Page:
1. LIQUID LEVAIN:  Make the final build 12 to 16 hours before the final mix, and let stand in a covered container at about 70°F

2. MIXING: Add all the ingredients to the mixing bowl, including the levain, but not the salt. Mix just until the ingredients are incorporated into a shaggy mass. Correct the hydration as necessary.  Cover the bowl with plastic and let stand for an autolyse phase of 30 to 60 minutes. At the end of the autolyse, sprinkle the salt over the surface of the dough, and finish mixing 5 minutes. The dough should have a medium consistency. 

3. BULK FERMENTATION WITH S&F:  3 hours. Stretch and fold the dough in the bowl twice 30-strokes at 45-minute intervals.  Place dough ball in lightly oiled bowl, and stretch and fold on lightly floured board at 45 minutes.  If the dough has not increased in size by 75% or so, let it go a bit longer.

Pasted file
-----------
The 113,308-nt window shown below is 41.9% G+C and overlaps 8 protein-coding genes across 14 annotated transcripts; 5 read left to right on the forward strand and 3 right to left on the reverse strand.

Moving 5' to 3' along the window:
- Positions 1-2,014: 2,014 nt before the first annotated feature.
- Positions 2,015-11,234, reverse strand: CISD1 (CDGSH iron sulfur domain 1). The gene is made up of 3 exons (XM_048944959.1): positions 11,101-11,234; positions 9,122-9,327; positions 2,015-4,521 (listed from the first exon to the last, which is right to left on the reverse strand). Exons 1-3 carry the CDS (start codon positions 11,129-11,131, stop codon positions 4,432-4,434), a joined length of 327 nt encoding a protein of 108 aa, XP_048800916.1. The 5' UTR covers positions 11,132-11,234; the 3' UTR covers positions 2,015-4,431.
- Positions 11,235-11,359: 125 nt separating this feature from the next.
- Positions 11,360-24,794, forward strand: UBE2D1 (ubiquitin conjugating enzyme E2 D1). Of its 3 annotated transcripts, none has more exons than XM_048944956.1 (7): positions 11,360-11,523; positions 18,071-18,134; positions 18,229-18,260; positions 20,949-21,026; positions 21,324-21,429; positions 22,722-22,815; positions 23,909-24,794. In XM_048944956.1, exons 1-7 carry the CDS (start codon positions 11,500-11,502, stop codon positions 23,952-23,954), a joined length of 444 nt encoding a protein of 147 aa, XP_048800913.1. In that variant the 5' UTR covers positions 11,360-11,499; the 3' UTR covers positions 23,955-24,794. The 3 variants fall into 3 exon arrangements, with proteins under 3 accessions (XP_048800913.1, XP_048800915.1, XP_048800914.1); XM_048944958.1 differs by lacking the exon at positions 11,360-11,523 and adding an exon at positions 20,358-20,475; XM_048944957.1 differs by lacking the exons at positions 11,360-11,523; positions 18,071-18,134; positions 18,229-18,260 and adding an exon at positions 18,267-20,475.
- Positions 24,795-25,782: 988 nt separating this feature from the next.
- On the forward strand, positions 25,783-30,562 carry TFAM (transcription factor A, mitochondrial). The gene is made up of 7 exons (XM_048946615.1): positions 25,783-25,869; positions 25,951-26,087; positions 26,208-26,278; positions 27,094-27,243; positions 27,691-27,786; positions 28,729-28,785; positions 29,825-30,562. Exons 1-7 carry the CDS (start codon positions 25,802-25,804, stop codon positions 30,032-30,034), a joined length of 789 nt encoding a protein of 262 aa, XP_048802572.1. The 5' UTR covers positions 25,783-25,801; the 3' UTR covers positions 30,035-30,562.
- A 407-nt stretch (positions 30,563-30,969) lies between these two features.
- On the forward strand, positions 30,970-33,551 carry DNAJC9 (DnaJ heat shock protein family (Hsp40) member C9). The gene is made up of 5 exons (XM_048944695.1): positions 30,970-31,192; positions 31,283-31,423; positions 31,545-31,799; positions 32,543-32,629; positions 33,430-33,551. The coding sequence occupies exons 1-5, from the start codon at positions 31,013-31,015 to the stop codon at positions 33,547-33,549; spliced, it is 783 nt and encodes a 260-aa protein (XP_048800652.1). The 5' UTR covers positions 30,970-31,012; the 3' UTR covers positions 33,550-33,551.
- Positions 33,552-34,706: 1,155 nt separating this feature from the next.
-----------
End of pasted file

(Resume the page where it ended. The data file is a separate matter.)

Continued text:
4. RETARDED BULK FERMENTATION (optional):  After second S&F on board, form dough into ball and then place again in lightly oiled bowl.  Refrigerate 8-20 hours, depending on sourness desired and scheduling convenience.

5. DIVIDING AND SHAPING: Divide the dough into pieces and pre-shape.  Let sit on board for 30-45 minutes, and then shape into boules or batards or baguettes.

6. PROOFING: Approximately 1.5 to 2.5 hours at 72° F. Ready when poke test dictates.  Pre-heat oven to 500 with steam apparatus in place.

7. BAKING: With steam, on stone.  Turn oven to 460 °F after it hits 500F after loading loaves.  Remove steaming apparatus after 12 minutes (10 for baguettes). Bake for 35 to 40 minutes total (for 750g loaves; less for smaller loaves).   Rotate loaves for evenness as necessary.  When done (205 F internal temp), leave loaves on stone with oven door ajar 10 minutes.